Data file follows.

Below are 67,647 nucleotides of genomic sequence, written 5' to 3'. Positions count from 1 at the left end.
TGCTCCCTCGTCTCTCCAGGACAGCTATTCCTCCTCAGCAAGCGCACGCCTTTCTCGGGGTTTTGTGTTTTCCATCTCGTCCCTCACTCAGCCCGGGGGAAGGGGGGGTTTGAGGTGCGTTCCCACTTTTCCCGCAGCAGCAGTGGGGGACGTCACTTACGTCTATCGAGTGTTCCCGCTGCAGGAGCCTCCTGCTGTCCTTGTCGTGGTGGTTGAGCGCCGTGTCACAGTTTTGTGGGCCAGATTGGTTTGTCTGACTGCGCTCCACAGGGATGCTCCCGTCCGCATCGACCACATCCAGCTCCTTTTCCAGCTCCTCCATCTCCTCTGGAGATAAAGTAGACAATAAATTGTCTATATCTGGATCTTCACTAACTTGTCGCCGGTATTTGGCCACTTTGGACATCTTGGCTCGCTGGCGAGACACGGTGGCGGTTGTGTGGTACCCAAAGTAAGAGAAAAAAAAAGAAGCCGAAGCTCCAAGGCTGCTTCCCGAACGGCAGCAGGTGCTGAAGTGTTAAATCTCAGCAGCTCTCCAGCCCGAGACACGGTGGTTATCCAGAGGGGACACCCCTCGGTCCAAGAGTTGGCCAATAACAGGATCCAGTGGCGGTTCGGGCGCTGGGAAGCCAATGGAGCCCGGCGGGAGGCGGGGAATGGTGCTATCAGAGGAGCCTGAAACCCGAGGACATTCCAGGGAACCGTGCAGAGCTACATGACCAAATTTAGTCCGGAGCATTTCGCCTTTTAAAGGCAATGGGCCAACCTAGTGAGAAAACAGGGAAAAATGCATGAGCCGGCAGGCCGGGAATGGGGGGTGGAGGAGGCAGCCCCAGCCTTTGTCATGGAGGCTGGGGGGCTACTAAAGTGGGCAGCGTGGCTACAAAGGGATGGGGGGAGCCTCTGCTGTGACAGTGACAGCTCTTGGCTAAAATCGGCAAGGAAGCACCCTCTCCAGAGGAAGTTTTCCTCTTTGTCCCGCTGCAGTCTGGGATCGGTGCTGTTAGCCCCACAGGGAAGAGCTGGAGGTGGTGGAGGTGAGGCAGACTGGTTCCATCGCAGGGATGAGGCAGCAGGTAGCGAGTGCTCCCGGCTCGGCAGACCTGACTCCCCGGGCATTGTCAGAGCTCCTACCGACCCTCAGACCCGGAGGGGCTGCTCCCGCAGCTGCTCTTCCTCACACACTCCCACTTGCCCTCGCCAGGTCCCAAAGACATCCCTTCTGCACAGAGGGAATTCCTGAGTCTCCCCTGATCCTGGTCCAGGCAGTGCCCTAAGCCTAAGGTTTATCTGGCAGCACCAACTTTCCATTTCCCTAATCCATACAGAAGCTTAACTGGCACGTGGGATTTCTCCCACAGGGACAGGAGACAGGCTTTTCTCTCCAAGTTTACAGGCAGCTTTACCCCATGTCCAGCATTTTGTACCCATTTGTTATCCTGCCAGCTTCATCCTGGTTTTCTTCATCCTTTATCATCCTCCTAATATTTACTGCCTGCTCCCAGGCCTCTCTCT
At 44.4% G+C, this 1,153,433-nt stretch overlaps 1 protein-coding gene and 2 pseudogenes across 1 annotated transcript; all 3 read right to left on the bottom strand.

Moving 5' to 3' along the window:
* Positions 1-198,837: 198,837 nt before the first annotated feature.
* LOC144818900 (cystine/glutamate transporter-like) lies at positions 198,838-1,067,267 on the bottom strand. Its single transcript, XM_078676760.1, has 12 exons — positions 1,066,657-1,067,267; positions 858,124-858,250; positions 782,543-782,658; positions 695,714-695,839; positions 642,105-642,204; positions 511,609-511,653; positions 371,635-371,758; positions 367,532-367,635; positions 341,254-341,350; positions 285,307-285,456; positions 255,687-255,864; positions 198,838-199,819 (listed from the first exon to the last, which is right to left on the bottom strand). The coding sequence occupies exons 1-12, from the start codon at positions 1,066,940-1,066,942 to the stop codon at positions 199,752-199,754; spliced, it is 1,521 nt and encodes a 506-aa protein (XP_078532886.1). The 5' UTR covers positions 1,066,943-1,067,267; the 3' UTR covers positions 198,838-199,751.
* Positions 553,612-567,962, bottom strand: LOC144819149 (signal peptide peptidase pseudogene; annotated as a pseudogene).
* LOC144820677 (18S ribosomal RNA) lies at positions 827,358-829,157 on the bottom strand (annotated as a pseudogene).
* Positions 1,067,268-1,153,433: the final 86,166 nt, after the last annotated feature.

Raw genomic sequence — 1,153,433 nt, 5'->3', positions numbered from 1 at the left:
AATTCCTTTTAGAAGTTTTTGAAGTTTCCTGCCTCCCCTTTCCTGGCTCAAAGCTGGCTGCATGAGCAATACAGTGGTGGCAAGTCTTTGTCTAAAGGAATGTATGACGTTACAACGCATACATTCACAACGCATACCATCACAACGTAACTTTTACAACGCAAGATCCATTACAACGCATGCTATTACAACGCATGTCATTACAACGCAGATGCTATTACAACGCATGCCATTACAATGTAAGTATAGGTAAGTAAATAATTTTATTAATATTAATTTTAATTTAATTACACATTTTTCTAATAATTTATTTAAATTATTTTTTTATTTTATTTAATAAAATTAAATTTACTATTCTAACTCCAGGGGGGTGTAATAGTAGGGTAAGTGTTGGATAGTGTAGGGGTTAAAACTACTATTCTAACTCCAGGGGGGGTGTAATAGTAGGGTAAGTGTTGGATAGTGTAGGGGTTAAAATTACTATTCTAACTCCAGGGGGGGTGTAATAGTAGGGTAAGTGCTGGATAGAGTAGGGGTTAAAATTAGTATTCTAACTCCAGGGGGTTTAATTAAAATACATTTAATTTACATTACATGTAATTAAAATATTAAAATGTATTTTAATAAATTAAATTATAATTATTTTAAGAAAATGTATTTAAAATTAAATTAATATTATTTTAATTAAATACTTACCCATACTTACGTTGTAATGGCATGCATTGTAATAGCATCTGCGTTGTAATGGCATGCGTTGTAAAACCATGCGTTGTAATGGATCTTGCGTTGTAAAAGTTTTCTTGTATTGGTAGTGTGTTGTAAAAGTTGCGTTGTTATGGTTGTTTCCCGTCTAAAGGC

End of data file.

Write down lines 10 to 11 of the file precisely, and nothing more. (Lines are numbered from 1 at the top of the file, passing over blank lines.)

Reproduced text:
Raw genomic sequence — 1,153,433 nt, 5'->3', positions numbered from 1 at the left:
AATTCCTTTTAGAAGTTTTTGAAGTTTCCTGCCTCCCCTTTCCTGGCTCAAAGCTGGCTGCATGAGCAATACAGTGGTGGCAAGTCTTTGTCTAAAGGAATGTATGACGTTACAACGCATACATTCACAACGCATACCATCACAACGTAACTTTTACAACGCAAGATCCATTACAACGCATGCTATTACAACGCATGTCATTACAACGCAGATGCTATTACAACGCATGCCATTACAATGTAAGTATAGGTAAGTAAATAATTTTATTAATATTAATTTTAATTTAATTACACATTTTTCTAATAATTTATTTAAATTATTTTTTTATTTTATTTAATAAAATTAAATTTACTATTCTAACTCCAGGGGGGTGTAATAGTAGGGTAAGTGTTGGATAGTGTAGGGGTTAAAACTACTATTCTAACTCCAGGGGGGGTGTAATAGTAGGGTAAGTGTTGGATAGTGTAGGGGTTAAAATTACTATTCTAACTCCAGGGGGGGTGTAATAGTAGGGTAAGTGCTGGATAGAGTAGGGGTTAAAATTAGTATTCTAACTCCAGGGGGTTTAATTAAAATACATTTAATTTACATTACATGTAATTAAAATATTAAAATGTATTTTAATAAATTAAATTATAATTATTTTAAGAAAATGTATTTAAAATTAAATTAATATTATTTTAATTAAATACTTACCCATACTTACGTTGTAATGGCATGCATTGTAATAGCATCTGCGTTGTAATGGCATGCGTTGTAAAACCATGCGTTGTAATGGATCTTGCGTTGTAAAAGTTTTCTTGTATTGGTAGTGTGTTGTAAAAGTTGCGTTGTTATGGTTGTTTCCCGTCTAAAGGC